Use this URL to cite or link to this record in EThOS: http://ethos.bl.uk/OrderDetails.do?uin=uk.bl.ethos.605125
Title: Meaning and back translation
Author: Al-Shunnaq, A. A. T.
ISNI:       0000 0004 5357 688X
Awarding Body: University of Salford
Current Institution: University of Salford
Date of Award: 2014
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Abstract:
This thesis sets out to contribute to the literature on back translation, a mode of translation that has not been seriously investigated. The study aims at investigating the reliability of back translation as a research tool with particular emphasis on the issues of explicitation and implicitation shifts. The investigation corpus consists of two contemporary American-English novels, At Risk by Patricia Cornwell and The Road by Cormac McCarthy, and their translations into Arabic as "قلب الخطر" and"الطريق" respectively. One chapter from the former novel and a number of sections from the latter novel are selected, and their Arabic translations are examined in order to identify examples of explicitation and implicitation shifts. The identified examples of the translation are back translated into English by two professional translators. A categorisation of explicitation and implicitation shifts identified in the corpus is discussed using Klaudy's Model (1996), and the extent to which meaning is retained using Larson's framework (1998). This study consists of seven chapters. The first chapter serves as an introduction. The second chapter discusses the two translational phenomena of back translation and intermediate translation. The third chapter is to examine the tension between meaning and translation. The fourth chapter provides a comprehensive account on the two main concepts that will frame the analysis of the shifts: explicitation and implicitation. The fifth chapter provides an overview of the study of the corpus and presents the methodological approach. The sixth chapter provides a number of explicitation and implicitation shifts and their back translations, to establish the reliability of back translation in retaining the explicitation and implicitation shift and its meaning. The seventh chapter presents the conclusions and recommendations of this study. The main contribution of this study is to show that even though back translation is often used as a research tool, its validity and reliability are taken for granted. However, it is shown that the back translation might not retain the explicitation and implicitation and or its meaning and thus impair its usefulness as a tool for comparing a text and its translation.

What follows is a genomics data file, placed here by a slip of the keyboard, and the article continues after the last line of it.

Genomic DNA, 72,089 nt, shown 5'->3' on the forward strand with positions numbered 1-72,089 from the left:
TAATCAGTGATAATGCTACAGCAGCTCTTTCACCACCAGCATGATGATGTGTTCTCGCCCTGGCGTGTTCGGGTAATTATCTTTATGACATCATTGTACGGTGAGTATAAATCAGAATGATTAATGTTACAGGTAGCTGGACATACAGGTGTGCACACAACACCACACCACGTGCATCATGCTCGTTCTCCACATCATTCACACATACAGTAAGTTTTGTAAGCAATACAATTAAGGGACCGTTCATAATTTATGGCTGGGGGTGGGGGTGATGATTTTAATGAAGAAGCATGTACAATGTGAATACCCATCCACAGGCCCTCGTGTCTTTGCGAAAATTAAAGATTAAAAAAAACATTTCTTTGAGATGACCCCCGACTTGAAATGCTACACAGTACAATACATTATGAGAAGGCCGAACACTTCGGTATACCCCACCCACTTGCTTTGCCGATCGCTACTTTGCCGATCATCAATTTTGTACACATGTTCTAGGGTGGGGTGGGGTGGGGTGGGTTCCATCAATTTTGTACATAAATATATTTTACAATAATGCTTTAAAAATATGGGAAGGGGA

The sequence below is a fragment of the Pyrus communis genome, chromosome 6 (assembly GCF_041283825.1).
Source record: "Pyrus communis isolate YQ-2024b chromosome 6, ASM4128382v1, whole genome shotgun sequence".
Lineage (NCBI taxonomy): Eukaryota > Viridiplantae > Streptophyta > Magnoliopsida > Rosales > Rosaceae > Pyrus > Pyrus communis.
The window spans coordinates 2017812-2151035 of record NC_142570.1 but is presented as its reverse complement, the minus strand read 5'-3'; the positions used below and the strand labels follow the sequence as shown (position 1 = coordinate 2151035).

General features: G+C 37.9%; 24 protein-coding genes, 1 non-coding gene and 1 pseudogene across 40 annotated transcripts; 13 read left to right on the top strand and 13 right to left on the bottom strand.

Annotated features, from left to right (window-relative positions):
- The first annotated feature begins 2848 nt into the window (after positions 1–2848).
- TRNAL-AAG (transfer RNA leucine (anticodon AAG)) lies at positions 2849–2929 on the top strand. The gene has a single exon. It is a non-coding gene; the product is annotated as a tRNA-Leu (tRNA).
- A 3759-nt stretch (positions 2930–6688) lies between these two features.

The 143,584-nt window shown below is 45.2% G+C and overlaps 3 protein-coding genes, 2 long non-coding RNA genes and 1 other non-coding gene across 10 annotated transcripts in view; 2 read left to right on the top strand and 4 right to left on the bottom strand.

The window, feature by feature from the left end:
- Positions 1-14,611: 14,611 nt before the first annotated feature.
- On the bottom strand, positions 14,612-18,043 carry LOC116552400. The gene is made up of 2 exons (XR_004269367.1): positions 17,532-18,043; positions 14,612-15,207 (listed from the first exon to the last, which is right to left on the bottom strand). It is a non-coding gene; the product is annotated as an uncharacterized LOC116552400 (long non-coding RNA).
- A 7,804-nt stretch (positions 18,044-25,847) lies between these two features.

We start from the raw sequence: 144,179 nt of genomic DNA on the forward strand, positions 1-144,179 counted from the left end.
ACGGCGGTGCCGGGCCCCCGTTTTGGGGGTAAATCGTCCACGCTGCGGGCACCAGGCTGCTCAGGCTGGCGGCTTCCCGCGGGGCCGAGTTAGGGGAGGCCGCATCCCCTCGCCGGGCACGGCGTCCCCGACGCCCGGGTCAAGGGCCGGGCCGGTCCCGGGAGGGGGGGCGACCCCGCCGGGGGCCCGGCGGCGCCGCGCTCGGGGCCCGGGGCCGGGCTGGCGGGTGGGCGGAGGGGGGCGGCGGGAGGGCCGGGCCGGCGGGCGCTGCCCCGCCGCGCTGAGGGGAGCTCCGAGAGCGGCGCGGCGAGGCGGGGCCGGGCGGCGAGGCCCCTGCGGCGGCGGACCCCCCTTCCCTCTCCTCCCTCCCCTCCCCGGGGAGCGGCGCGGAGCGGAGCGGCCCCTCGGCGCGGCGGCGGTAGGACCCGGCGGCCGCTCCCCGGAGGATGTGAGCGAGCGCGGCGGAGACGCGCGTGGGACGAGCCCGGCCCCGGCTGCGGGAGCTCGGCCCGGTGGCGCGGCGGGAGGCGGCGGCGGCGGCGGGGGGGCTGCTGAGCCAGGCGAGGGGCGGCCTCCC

Supervisor: Not available Sponsor: University of Petra, Jordan
Qualification Name: Thesis (Ph.D.) Qualification Level: Doctoral
EThOS ID: uk.bl.ethos.605125  DOI: Not available
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